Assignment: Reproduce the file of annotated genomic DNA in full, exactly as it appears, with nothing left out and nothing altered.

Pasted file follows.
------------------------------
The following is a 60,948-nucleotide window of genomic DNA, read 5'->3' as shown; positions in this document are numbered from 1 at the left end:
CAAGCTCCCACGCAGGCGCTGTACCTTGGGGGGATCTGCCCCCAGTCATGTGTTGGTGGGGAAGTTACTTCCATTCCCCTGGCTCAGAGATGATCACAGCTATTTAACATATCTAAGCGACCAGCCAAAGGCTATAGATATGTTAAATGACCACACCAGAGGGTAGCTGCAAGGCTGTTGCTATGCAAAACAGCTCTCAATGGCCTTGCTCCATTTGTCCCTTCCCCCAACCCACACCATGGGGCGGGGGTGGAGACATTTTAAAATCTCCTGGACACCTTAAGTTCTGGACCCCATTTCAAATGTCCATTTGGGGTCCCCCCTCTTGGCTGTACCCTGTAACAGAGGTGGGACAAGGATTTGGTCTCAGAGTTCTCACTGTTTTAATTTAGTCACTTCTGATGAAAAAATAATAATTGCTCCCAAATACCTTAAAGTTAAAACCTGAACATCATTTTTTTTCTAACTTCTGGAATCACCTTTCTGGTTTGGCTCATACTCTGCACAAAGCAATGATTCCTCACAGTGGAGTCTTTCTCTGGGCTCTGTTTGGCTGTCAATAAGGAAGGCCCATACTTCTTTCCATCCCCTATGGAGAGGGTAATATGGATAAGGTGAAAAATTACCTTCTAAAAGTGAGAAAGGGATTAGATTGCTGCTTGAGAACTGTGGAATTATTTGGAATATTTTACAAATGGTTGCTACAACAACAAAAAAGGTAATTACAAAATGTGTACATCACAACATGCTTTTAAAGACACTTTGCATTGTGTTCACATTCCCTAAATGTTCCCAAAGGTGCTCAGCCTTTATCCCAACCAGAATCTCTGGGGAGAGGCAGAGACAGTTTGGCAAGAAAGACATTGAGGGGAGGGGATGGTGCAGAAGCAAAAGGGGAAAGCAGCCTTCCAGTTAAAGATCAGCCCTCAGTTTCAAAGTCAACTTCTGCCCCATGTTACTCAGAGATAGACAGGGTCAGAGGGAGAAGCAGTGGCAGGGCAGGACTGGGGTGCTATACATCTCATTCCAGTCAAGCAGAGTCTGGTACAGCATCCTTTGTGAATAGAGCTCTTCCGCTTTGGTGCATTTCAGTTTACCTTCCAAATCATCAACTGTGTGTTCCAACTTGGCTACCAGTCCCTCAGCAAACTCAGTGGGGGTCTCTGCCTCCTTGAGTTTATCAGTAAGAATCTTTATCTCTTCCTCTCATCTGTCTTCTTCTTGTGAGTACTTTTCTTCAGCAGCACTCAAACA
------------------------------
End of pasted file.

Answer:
The following is a 60,948-nucleotide window of genomic DNA, read 5'->3' as shown; positions in this document are numbered from 1 at the left end:
CAAGCTCCCACGCAGGCGCTGTACCTTGGGGGGATCTGCCCCCAGTCATGTGTTGGTGGGGAAGTTACTTCCATTCCCCTGGCTCAGAGATGATCACAGCTATTTAACATATCTAAGCGACCAGCCAAAGGCTATAGATATGTTAAATGACCACACCAGAGGGTAGCTGCAAGGCTGTTGCTATGCAAAACAGCTCTCAATGGCCTTGCTCCATTTGTCCCTTCCCCCAACCCACACCATGGGGCGGGGGTGGAGACATTTTAAAATCTCCTGGACACCTTAAGTTCTGGACCCCATTTCAAATGTCCATTTGGGGTCCCCCCTCTTGGCTGTACCCTGTAACAGAGGTGGGACAAGGATTTGGTCTCAGAGTTCTCACTGTTTTAATTTAGTCACTTCTGATGAAAAAATAATAATTGCTCCCAAATACCTTAAAGTTAAAACCTGAACATCATTTTTTTTCTAACTTCTGGAATCACCTTTCTGGTTTGGCTCATACTCTGCACAAAGCAATGATTCCTCACAGTGGAGTCTTTCTCTGGGCTCTGTTTGGCTGTCAATAAGGAAGGCCCATACTTCTTTCCATCCCCTATGGAGAGGGTAATATGGATAAGGTGAAAAATTACCTTCTAAAAGTGAGAAAGGGATTAGATTGCTGCTTGAGAACTGTGGAATTATTTGGAATATTTTACAAATGGTTGCTACAACAACAAAAAAGGTAATTACAAAATGTGTACATCACAACATGCTTTTAAAGACACTTTGCATTGTGTTCACATTCCCTAAATGTTCCCAAAGGTGCTCAGCCTTTATCCCAACCAGAATCTCTGGGGAGAGGCAGAGACAGTTTGGCAAGAAAGACATTGAGGGGAGGGGATGGTGCAGAAGCAAAAGGGGAAAGCAGCCTTCCAGTTAAAGATCAGCCCTCAGTTTCAAAGTCAACTTCTGCCCCATGTTACTCAGAGATAGACAGGGTCAGAGGGAGAAGCAGTGGCAGGGCAGGACTGGGGTGCTATACATCTCATTCCAGTCAAGCAGAGTCTGGTACAGCATCCTTTGTGAATAGAGCTCTTCCGCTTTGGTGCATTTCAGTTTACCTTCCAAATCATCAACTGTGTGTTCCAACTTGGCTACCAGTCCCTCAGCAAACTCAGTGGGGGTCTCTGCCTCCTTGAGTTTATCAGTAAGAATCTTTATCTCTTCCTCTCATCTGTCTTCTTCTTGTGAGTACTTTTCTTCAGCAGCACTCAAACA